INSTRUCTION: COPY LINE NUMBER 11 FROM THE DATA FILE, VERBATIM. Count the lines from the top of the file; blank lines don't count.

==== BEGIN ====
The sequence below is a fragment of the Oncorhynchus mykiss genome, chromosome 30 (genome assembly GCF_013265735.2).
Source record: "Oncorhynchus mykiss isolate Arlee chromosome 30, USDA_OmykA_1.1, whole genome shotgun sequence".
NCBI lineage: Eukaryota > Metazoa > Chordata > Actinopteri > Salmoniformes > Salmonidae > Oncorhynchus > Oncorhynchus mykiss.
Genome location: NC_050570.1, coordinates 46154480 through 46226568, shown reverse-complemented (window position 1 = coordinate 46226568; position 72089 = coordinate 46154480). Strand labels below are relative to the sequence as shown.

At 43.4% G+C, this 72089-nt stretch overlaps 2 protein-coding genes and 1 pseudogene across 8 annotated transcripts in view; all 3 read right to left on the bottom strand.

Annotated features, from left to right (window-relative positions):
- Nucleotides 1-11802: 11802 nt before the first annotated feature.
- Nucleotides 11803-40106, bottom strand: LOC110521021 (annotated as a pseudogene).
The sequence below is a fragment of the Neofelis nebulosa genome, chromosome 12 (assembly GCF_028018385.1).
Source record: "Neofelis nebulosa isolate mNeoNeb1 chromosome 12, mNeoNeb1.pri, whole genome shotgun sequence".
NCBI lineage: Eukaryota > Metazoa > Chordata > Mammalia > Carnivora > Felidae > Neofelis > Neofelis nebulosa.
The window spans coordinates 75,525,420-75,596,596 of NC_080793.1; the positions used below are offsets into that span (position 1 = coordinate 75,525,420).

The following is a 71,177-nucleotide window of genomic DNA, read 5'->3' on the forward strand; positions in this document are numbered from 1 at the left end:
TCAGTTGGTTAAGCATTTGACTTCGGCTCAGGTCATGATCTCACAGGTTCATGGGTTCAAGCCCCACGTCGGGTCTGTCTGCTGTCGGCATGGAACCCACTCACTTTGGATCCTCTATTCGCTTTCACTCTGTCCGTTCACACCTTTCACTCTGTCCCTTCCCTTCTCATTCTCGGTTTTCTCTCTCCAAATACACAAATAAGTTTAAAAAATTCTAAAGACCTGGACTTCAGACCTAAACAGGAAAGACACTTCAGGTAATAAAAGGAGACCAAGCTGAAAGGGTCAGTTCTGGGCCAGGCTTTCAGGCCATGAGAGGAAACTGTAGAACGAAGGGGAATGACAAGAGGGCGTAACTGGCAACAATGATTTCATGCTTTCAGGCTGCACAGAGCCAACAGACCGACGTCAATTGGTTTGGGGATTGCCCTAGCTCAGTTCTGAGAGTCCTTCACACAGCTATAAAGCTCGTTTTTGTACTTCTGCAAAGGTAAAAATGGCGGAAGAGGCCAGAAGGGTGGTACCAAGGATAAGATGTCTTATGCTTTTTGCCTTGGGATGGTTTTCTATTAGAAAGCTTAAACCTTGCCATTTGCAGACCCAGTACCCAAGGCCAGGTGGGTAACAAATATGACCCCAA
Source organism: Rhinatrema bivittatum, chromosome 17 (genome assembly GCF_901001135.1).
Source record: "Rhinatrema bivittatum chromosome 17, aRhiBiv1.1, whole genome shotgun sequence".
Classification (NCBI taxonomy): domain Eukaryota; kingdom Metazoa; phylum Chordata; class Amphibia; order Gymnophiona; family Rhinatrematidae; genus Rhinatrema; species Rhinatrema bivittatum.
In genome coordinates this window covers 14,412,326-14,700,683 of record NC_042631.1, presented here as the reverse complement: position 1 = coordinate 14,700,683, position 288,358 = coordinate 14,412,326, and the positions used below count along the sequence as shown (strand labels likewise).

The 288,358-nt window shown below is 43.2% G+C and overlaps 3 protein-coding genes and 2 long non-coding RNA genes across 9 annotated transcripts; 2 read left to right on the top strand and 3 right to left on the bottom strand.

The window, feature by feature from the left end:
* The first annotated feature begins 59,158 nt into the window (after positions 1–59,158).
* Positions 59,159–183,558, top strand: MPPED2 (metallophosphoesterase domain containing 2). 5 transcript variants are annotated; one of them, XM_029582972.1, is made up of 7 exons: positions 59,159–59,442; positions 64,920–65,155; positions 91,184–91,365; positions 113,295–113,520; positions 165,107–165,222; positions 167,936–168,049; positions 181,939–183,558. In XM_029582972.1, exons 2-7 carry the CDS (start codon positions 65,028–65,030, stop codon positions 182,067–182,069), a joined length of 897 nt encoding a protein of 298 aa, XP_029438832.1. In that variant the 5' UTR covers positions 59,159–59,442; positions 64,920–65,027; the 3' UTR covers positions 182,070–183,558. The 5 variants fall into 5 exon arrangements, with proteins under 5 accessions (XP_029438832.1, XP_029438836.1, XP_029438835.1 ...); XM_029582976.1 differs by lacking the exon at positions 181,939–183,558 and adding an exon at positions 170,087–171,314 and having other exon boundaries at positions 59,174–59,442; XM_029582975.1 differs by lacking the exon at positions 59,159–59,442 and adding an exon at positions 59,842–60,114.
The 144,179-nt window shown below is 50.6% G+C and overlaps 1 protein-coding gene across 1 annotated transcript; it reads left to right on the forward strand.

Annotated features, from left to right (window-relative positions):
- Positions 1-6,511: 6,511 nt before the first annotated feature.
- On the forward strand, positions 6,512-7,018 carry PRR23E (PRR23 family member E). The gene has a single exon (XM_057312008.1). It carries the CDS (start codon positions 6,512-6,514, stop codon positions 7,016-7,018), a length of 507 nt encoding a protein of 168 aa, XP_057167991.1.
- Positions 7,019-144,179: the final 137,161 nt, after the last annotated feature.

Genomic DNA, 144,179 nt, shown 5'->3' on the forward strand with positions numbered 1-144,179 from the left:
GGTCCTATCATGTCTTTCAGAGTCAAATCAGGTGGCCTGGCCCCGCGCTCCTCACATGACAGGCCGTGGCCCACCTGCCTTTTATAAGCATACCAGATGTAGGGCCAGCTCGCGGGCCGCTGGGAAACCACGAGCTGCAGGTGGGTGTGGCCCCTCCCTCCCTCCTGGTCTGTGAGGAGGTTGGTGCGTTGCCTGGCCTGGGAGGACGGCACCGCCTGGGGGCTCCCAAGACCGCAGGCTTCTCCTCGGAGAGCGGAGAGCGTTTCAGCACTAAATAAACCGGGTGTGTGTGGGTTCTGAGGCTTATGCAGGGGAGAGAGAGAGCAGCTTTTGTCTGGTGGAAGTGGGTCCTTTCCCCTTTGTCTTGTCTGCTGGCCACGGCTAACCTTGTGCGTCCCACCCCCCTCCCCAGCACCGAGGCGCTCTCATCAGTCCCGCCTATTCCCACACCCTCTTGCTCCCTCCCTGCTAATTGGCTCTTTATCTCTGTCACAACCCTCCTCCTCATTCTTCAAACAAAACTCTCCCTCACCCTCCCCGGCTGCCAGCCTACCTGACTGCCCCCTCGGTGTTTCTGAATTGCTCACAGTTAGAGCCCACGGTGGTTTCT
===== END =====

NCBI lineage: Eukaryota > Metazoa > Chordata > Mammalia > Carnivora > Felidae > Neofelis > Neofelis nebulosa.